This appears to be just an antique man's costume ring, of inexpensive base metal with a gold-tone plating and a cut glass gem.
But peek over the side, and a tiny peephole appears. And when you peer inside. . . .
a voluptuous belle appears in all her bare beauty (the picture is actually a full length nude, and very clear, but this is the best photograph I could take through the tiny peephole). Beneath this ring's false diamond is a hidden gem, an early erotic Stanhope novelty. John Benjamin Dancer, in 1851, invented a way to produce minute microphotographs that could be viewed only by using a microscope. In 1857, Rene Dagon improved upon Dancer's invention by placing the microphotograph under a modified Stanhope lens (a Stanhope lens is a simple microscope consisting of a glass cylinder with convex ends). Stanhope viewers soon became popular with the public. Tourists could purchase a wide variety of novelties and charms containing souvenir pictures of the sites they had just seen, rosaries and crosses enclosed tiny scrolls bearing the "Lord's Prayer," and portraits of the famous could be found encased in everything from thimble holders to pipes. And some of those little Stanhope peepholes revealed very private peepshows of nubile nudes or scantily-clad sirens. I can image a man, sharing brandy and cigars with a few close buddies, slipping off this ring and saying, "Hey, fellas, take a look at this!"
Miniature binoculars were popular holders for Stanhopes. Usually inside were pictures of popular tourist attractions, such as various views of Niagara Falls or Parisian landmarks. This petite pair, just under an inch in height, is carved out of bone.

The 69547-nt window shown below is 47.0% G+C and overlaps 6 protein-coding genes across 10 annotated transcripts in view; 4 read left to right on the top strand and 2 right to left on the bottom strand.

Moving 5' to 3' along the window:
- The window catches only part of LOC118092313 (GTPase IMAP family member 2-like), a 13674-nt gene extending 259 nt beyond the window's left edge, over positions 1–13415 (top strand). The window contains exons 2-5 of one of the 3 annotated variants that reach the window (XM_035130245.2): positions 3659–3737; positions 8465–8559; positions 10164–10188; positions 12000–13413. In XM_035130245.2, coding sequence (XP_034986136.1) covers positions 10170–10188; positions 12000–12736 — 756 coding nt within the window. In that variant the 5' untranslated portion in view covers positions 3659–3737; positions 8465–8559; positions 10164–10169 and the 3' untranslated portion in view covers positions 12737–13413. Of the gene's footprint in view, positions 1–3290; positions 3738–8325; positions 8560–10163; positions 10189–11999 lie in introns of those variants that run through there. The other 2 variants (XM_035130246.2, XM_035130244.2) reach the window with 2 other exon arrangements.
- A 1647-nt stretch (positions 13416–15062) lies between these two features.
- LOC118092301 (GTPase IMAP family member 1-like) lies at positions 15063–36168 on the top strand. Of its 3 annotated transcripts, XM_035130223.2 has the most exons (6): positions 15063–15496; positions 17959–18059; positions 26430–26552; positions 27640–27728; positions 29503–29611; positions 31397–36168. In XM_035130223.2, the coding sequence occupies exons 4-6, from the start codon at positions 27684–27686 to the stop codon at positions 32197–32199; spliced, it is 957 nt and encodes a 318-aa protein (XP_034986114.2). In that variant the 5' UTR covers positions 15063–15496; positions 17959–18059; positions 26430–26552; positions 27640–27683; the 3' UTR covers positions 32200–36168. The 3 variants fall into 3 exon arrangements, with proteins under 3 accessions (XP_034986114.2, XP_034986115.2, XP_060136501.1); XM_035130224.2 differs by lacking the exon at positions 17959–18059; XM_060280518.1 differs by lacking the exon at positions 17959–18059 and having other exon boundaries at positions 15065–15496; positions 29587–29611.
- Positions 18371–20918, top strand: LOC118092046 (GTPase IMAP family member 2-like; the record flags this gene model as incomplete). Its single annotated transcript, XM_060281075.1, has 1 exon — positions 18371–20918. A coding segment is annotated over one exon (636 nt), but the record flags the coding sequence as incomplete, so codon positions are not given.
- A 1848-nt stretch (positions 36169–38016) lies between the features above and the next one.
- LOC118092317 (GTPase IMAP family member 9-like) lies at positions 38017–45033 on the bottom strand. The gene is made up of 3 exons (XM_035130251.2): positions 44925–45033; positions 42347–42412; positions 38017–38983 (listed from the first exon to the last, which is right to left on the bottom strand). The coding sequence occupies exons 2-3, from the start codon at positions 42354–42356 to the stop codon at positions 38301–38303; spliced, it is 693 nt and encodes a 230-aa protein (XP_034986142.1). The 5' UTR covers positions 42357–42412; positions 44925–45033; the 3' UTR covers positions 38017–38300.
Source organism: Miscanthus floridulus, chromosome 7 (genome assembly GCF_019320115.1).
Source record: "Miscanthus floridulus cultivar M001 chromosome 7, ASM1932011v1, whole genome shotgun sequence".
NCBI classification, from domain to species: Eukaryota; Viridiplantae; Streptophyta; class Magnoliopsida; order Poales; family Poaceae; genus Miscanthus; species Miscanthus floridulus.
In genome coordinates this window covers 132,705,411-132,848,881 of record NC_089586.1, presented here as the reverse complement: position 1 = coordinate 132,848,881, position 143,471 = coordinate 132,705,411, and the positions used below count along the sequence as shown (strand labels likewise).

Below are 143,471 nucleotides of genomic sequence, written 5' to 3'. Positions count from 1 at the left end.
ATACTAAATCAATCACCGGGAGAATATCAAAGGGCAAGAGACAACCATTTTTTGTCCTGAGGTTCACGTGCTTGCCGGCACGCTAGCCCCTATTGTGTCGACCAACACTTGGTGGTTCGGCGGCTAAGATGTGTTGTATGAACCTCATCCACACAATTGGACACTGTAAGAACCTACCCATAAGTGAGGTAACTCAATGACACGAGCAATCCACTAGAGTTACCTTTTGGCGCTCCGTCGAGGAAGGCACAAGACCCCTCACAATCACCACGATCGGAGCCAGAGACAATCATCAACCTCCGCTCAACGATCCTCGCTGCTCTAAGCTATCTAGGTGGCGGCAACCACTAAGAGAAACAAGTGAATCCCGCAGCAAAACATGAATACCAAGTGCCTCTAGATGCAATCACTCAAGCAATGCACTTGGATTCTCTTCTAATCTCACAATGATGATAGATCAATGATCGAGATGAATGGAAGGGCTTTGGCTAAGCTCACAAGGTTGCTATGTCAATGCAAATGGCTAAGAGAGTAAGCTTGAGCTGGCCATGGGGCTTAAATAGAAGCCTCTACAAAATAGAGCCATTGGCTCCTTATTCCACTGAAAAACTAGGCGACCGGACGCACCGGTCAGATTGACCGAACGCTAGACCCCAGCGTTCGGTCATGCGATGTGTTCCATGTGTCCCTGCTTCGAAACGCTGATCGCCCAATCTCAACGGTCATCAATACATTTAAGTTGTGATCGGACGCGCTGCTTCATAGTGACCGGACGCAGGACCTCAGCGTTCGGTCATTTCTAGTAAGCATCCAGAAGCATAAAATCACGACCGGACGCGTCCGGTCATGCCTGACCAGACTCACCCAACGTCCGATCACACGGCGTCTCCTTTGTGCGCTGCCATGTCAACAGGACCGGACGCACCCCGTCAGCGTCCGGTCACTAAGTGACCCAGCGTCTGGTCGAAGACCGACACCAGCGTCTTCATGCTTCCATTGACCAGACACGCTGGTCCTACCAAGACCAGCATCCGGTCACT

Inside, they picture a completely different type of attraction, two attractive bathing beauties.
The actual pictures are much clearer, but again, these are the best photographs I could take through the little lenses. Along the edge of each picture is the caption "Made in France."
Thursday, February 20, 2014
This lovely lithe lady, who is literally having a ball, is by my favorite German manufacturer, A. W. Fr. Kister. A sizable 7.25 inches long, she wears the remains of her original mohair wig. Although unmarked. . .
she is clearly the sister of this pretty miss and her playful pup, who appeared earlier on this blog. This nubile nude carries the cross-hatched "S" of A.W. Fr. Kister. She also appears in the Kister catalogue.
A side by side comparison of this pair of Kister sisters.
Thursday, February 6, 2014
As dainty and delicate as her tiny teacup and saucer, this extraordinarily lovely lady is a fashion figurine from Galluba and Hofmann.
A close up of her elegant and exquisite face and hands. She retains her original lush mohair wig.
This marvelous maiden is eight inches tall. She has long lost her outfit to time, but still sits in her original wooden chair with its velvet upholstery and ormolu decoration. Although she is unmarked, her chair is stamped underneath with the Galluba mark.
If this bisque belle looks familiar, it may be because I previously posted this 1983 advertisement for Nina Ricci. . . .
which features this trio of terrific Galluba and Hofmann fashion figures.
Here are my three ladies. All have long lost their original gowns, but have managed to preserve their mohair wigs. I wonder what sort of elaborate outfit the literary lady reading the newspaper once wore to match her magnificent millinery!
Here's how they appeared in the Galluba catalogue. Note the ormolu decorations on the Empire-style furniture. Galluba clearly lavished as much care in costuming its bisque belles as it did in creating them!
And, thanks to the extraordinary generosity of an English collector, the following are photographs of the famous three from the Ricci advertisement. Her husband had purchased them from the estate of the fashion photographer who photographed the ad.